A TikToker Is Showing the Emotional Reality of Wedding-Dress Shopping With Body Dysmorphia

A TikToker Is Showing the Emotional Reality of Wedding-Dress Shopping With Body Dysmorphia

When you think about wedding-dress shopping, the image is likely filled with lots of Champagne, close friends and family, and a bride who ultimately says yes to the dress. But this isn’t always the case for people with body dysmorphic disorder (BDD).

TikTok influencer Mikayla Nogueira recently opened up about her struggles with body dysmorphia in a candid TikTok uploaded to the social media platform. In tears, she explained, “Today I’m going to be picking out my wedding dress, and these are not happy tears. There’s absolutely a reason why I have put this off. I’m not looking forward to this day — I haven’t been, and that’s a weird thing to say.”

Nogueira, who got engaged in November 2021, acknowledged that while many little girls may look forward to a day like picking out their wedding dress, “it’s different when you have body dysmorphia and an eating disorder and you’re really insecure.”


Replying to @geminii683 today is hard ❤️

♬ original sound – Mikayla Nogueira

For those unfamiliar with the term, BDD is “a form of obsessive-compulsive-related disorder in which an individual may have an extreme preoccupation with a particular part of their body or feature of their appearance,” Melissa Gerson, LCSW, founder and clinical director of the Columbus Park center for eating disorders, previously told POPSUGAR. If this description sounds like something you or a friend has ever experienced, that’s because this disorder is pretty common; according to the International OCD Foundation, the condition affects about one in 50 people.

Unfortunately, BDD can hold many people back from living their lives — and for Nogueira, this was no different. Her BDD was the reason why she avoided booking her wedding-dress appointment in the first place. “I really struggle with body dysmorphia really bad, and just knowing that I’m going to have to be looking at myself in a mirror today quite a lot is not going to be easy for me,” she said as she got ready for her appointment.

Even on a normal day, Nogueira noted that she tries “really hard not to look into the mirror because I just pick myself apart,” which is a common symptom of BDD. (Other symptoms may include using clothing or makeup to conceal flaws, avoiding social interactions, and mood issues such as depression, anxiety, and suicidal thoughts.)

Despite all of the anxiety she felt surrounding her body and insecurities, Nogueira decided to do her own makeup for the big day of shopping. “I deserve to feel beautiful today,” she said as she wiped away tears. “I’ve done my hair and I’m going to make myself look like a bride because the one thing I know I can do is makeup.”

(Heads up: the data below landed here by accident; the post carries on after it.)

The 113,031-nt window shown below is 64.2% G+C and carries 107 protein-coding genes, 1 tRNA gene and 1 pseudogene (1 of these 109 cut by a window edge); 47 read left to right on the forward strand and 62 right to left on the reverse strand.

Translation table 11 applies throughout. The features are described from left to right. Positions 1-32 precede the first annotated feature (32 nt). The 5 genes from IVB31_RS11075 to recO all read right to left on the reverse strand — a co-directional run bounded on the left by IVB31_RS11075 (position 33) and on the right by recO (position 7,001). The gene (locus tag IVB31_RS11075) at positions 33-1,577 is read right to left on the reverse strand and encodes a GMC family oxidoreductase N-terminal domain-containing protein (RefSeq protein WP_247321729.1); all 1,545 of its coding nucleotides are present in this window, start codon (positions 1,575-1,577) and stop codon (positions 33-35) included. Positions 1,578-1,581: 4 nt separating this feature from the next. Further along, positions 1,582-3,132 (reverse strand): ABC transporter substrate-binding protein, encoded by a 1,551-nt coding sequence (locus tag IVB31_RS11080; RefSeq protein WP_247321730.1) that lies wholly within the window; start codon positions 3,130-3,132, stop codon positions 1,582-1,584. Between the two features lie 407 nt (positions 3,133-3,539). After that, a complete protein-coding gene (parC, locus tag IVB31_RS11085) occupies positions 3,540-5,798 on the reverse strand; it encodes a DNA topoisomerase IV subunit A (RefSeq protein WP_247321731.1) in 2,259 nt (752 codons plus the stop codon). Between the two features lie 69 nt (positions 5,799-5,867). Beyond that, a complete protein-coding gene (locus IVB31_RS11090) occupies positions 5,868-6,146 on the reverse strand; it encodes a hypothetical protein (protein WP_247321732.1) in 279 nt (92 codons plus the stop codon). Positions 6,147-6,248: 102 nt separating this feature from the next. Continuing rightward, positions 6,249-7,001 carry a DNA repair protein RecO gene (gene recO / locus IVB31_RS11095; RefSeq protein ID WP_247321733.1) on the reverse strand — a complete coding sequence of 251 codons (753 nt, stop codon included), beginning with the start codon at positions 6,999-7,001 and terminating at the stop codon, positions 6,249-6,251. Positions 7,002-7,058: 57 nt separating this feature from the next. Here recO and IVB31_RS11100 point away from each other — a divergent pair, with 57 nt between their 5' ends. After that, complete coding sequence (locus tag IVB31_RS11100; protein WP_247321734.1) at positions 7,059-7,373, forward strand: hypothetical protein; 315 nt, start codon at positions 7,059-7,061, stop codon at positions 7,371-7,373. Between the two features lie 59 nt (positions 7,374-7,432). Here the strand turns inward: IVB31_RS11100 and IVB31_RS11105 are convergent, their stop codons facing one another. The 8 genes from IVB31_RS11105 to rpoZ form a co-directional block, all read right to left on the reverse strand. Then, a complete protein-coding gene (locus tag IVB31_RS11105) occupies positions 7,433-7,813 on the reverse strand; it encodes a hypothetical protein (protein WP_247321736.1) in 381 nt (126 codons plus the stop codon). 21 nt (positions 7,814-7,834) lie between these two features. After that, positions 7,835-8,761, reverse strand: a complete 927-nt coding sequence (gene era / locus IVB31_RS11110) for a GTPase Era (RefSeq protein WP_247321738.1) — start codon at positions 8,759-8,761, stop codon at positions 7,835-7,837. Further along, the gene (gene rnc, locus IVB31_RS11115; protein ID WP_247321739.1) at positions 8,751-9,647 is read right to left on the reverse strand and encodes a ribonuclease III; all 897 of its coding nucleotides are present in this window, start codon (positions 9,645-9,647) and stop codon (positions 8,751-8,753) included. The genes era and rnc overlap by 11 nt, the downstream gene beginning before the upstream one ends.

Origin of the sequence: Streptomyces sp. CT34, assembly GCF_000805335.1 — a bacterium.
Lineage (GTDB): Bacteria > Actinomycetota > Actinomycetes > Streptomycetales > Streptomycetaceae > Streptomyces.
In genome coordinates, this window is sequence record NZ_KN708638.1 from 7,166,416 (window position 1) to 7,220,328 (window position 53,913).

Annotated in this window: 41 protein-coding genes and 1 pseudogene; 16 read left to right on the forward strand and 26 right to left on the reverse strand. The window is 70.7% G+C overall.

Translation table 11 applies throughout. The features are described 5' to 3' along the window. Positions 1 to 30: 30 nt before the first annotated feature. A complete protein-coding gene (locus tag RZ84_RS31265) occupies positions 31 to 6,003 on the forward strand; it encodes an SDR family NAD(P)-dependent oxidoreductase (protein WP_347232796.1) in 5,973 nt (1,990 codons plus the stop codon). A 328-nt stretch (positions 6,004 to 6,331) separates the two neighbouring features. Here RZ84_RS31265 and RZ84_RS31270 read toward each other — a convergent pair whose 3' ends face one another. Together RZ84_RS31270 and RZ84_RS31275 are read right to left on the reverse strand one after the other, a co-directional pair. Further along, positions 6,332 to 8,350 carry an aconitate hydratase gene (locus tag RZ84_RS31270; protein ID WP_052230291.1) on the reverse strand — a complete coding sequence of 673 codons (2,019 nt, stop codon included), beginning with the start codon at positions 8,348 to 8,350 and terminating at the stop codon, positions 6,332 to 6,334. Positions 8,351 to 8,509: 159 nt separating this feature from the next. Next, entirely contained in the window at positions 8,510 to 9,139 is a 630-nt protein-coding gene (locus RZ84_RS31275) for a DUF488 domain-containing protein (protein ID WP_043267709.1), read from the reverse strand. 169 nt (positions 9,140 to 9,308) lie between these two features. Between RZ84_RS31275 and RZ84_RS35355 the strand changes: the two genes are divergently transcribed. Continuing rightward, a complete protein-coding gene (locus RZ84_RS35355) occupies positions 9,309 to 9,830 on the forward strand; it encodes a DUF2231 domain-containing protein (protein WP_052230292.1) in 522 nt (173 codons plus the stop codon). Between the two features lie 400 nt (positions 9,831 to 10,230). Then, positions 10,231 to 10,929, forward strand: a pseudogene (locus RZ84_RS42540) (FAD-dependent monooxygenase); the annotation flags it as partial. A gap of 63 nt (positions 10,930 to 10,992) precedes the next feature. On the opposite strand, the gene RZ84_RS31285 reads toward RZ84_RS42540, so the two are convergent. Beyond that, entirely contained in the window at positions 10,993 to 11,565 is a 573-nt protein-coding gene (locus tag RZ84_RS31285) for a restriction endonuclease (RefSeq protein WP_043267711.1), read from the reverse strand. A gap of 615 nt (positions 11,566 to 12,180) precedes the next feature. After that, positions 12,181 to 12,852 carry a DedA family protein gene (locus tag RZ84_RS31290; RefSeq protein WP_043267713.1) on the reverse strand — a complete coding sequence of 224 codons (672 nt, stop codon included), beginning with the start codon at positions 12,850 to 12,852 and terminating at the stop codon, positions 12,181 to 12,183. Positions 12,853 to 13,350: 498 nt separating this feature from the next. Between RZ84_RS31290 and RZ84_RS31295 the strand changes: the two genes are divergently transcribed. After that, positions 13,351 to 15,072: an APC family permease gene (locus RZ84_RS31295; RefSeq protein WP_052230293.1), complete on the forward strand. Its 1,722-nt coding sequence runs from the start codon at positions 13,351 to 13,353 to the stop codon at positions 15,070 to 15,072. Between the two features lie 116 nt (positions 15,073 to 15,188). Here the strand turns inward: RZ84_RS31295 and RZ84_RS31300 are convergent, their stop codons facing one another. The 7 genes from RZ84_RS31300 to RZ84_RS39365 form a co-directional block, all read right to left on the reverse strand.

The 24-year-old Massachusetts native then uploaded a four-part series on how she did her stunning makeup, including what highlighter, blush, and eyeshadow color she used. In the middle of part three, she smiled and seemingly affirmed herself by saying, “See how when I do my makeup, my mood changes?” She later added, “I don’t know how to explain it, but this paint on my face makes me so f*cking happy.”

Nogueira finished her four-part series by saying, “I look like a f*cking bride,” adding that though she feels “really anxious” and knows “it’s going to be really difficult,” after doing her makeup, she feels better. “Let’s go get a f*cking wedding dress,” she said.

These feelings of BDD are unfortunately nothing new for the influencer. In fact, she has largely used her TikTok platform (of nearly 15 million followers) to promote and encourage body positivity. In one TikTok, she tried on new bathing suits after throwing out smaller ones that no longer fit her in an effort to accept her body the way it is now. In another video, Lady Gaga even offered advice after Nogueira opened up about hating how she looks.

And in great news, Nogueira recently posted a TikTok on Jan. 23 confirming that she did find a dress, and it ended up being a “magical day.” There’s nothing more comforting than seeing someone win a battle with their BDD.

If you are currently working through issues of BDD or think you could potentially have the disorder yourself, seeking a licensed mental-health therapist could help. For more information on how to find the best therapist for you, check out these easy steps.

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